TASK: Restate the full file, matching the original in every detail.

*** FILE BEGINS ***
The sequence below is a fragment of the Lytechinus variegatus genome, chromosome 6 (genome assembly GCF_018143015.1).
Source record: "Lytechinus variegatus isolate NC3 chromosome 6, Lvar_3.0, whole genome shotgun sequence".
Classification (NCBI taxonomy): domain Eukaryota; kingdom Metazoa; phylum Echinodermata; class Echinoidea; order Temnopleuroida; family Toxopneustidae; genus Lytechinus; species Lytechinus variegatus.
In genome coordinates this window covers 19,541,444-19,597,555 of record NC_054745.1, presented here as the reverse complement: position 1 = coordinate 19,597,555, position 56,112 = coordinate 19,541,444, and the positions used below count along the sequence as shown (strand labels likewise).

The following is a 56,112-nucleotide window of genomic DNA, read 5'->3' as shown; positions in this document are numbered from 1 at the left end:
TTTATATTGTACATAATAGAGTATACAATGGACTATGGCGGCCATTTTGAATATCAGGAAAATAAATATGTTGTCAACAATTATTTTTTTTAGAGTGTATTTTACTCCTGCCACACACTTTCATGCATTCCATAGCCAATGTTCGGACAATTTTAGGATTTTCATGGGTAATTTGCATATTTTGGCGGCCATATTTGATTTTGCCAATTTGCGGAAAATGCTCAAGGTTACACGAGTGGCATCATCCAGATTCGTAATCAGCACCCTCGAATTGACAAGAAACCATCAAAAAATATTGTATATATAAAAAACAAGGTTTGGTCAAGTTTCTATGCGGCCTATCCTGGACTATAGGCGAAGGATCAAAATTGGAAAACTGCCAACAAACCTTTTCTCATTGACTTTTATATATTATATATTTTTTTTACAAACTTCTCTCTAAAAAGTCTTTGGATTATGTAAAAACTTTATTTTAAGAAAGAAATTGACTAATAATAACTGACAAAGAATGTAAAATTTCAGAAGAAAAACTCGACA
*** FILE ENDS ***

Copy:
The sequence below is a fragment of the Lytechinus variegatus genome, chromosome 6 (genome assembly GCF_018143015.1).
Source record: "Lytechinus variegatus isolate NC3 chromosome 6, Lvar_3.0, whole genome shotgun sequence".
Classification (NCBI taxonomy): domain Eukaryota; kingdom Metazoa; phylum Echinodermata; class Echinoidea; order Temnopleuroida; family Toxopneustidae; genus Lytechinus; species Lytechinus variegatus.
In genome coordinates this window covers 19,541,444-19,597,555 of record NC_054745.1, presented here as the reverse complement: position 1 = coordinate 19,597,555, position 56,112 = coordinate 19,541,444, and the positions used below count along the sequence as shown (strand labels likewise).

The following is a 56,112-nucleotide window of genomic DNA, read 5'->3' as shown; positions in this document are numbered from 1 at the left end:
TTTATATTGTACATAATAGAGTATACAATGGACTATGGCGGCCATTTTGAATATCAGGAAAATAAATATGTTGTCAACAATTATTTTTTTTAGAGTGTATTTTACTCCTGCCACACACTTTCATGCATTCCATAGCCAATGTTCGGACAATTTTAGGATTTTCATGGGTAATTTGCATATTTTGGCGGCCATATTTGATTTTGCCAATTTGCGGAAAATGCTCAAGGTTACACGAGTGGCATCATCCAGATTCGTAATCAGCACCCTCGAATTGACAAGAAACCATCAAAAAATATTGTATATATAAAAAACAAGGTTTGGTCAAGTTTCTATGCGGCCTATCCTGGACTATAGGCGAAGGATCAAAATTGGAAAACTGCCAACAAACCTTTTCTCATTGACTTTTATATATTATATATTTTTTTTACAAACTTCTCTCTAAAAAGTCTTTGGATTATGTAAAAACTTTATTTTAAGAAAGAAATTGACTAATAATAACTGACAAAGAATGTAAAATTTCAGAAGAAAAACTCGACA